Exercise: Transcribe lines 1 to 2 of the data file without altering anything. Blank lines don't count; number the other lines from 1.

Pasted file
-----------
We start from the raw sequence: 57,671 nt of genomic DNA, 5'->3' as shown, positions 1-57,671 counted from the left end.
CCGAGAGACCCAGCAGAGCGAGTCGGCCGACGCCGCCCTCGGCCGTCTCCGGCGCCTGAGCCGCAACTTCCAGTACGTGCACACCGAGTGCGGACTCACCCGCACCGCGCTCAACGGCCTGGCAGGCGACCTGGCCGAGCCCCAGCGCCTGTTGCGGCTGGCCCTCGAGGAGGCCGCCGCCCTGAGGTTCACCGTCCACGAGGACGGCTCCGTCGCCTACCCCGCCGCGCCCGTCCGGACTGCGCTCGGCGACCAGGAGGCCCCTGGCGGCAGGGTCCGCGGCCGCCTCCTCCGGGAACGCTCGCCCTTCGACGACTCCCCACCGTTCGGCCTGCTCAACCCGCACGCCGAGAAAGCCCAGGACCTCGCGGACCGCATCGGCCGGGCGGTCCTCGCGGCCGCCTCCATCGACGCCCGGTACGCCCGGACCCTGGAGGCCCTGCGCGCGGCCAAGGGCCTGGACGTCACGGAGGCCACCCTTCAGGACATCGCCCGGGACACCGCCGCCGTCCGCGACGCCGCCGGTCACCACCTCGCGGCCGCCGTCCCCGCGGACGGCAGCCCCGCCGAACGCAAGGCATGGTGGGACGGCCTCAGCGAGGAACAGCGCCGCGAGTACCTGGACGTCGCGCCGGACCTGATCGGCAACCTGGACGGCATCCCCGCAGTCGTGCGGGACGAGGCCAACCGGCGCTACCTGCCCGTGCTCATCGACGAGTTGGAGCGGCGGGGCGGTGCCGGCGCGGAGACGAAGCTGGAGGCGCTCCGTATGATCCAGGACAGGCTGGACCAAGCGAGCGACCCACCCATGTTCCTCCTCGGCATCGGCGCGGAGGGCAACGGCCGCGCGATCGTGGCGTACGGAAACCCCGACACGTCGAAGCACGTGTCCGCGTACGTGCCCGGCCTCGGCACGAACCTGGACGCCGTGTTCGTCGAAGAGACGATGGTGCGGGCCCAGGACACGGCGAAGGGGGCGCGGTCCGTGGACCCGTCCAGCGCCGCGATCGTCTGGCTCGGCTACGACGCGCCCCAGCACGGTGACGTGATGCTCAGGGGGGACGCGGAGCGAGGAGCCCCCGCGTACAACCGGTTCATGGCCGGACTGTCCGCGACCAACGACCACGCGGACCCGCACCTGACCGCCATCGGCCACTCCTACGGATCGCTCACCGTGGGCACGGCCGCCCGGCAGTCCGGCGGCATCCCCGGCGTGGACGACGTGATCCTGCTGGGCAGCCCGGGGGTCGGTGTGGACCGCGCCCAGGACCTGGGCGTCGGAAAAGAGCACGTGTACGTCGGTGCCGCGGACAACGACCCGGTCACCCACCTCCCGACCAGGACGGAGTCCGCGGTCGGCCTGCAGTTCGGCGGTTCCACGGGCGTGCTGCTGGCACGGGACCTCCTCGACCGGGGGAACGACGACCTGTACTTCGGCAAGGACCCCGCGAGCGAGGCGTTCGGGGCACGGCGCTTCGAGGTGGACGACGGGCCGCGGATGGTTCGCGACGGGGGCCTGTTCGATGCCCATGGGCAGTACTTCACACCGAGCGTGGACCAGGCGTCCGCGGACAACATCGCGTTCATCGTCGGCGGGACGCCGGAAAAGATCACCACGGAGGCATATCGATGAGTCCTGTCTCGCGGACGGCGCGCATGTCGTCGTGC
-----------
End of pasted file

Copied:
We start from the raw sequence: 57,671 nt of genomic DNA, 5'->3' as shown, positions 1-57,671 counted from the left end.
CCGAGAGACCCAGCAGAGCGAGTCGGCCGACGCCGCCCTCGGCCGTCTCCGGCGCCTGAGCCGCAACTTCCAGTACGTGCACACCGAGTGCGGACTCACCCGCACCGCGCTCAACGGCCTGGCAGGCGACCTGGCCGAGCCCCAGCGCCTGTTGCGGCTGGCCCTCGAGGAGGCCGCCGCCCTGAGGTTCACCGTCCACGAGGACGGCTCCGTCGCCTACCCCGCCGCGCCCGTCCGGACTGCGCTCGGCGACCAGGAGGCCCCTGGCGGCAGGGTCCGCGGCCGCCTCCTCCGGGAACGCTCGCCCTTCGACGACTCCCCACCGTTCGGCCTGCTCAACCCGCACGCCGAGAAAGCCCAGGACCTCGCGGACCGCATCGGCCGGGCGGTCCTCGCGGCCGCCTCCATCGACGCCCGGTACGCCCGGACCCTGGAGGCCCTGCGCGCGGCCAAGGGCCTGGACGTCACGGAGGCCACCCTTCAGGACATCGCCCGGGACACCGCCGCCGTCCGCGACGCCGCCGGTCACCACCTCGCGGCCGCCGTCCCCGCGGACGGCAGCCCCGCCGAACGCAAGGCATGGTGGGACGGCCTCAGCGAGGAACAGCGCCGCGAGTACCTGGACGTCGCGCCGGACCTGATCGGCAACCTGGACGGCATCCCCGCAGTCGTGCGGGACGAGGCCAACCGGCGCTACCTGCCCGTGCTCATCGACGAGTTGGAGCGGCGGGGCGGTGCCGGCGCGGAGACGAAGCTGGAGGCGCTCCGTATGATCCAGGACAGGCTGGACCAAGCGAGCGACCCACCCATGTTCCTCCTCGGCATCGGCGCGGAGGGCAACGGCCGCGCGATCGTGGCGTACGGAAACCCCGACACGTCGAAGCACGTGTCCGCGTACGTGCCCGGCCTCGGCACGAACCTGGACGCCGTGTTCGTCGAAGAGACGATGGTGCGGGCCCAGGACACGGCGAAGGGGGCGCGGTCCGTGGACCCGTCCAGCGCCGCGATCGTCTGGCTCGGCTACGACGCGCCCCAGCACGGTGACGTGATGCTCAGGGGGGACGCGGAGCGAGGAGCCCCCGCGTACAACCGGTTCATGGCCGGACTGTCCGCGACCAACGACCACGCGGACCCGCACCTGACCGCCATCGGCCACTCCTACGGATCGCTCACCGTGGGCACGGCCGCCCGGCAGTCCGGCGGCATCCCCGGCGTGGACGACGTGATCCTGCTGGGCAGCCCGGGGGTCGGTGTGGACCGCGCCCAGGACCTGGGCGTCGGAAAAGAGCACGTGTACGTCGGTGCCGCGGACAACGACCCGGTCACCCACCTCCCGACCAGGACGGAGTCCGCGGTCGGCCTGCAGTTCGGCGGTTCCACGGGCGTGCTGCTGGCACGGGACCTCCTCGACCGGGGGAACGACGACCTGTACTTCGGCAAGGACCCCGCGAGCGAGGCGTTCGGGGCACGGCGCTTCGAGGTGGACGACGGGCCGCGGATGGTTCGCGACGGGGGCCTGTTCGATGCCCATGGGCAGTACTTCACACCGAGCGTGGACCAGGCGTCCGCGGACAACATCGCGTTCATCGTCGGCGGGACGCCGGAAAAGATCACCACGGAGGCATATCGATGAGTCCTGTCTCGCGGACGGCGCGCATGTCGTCGTGC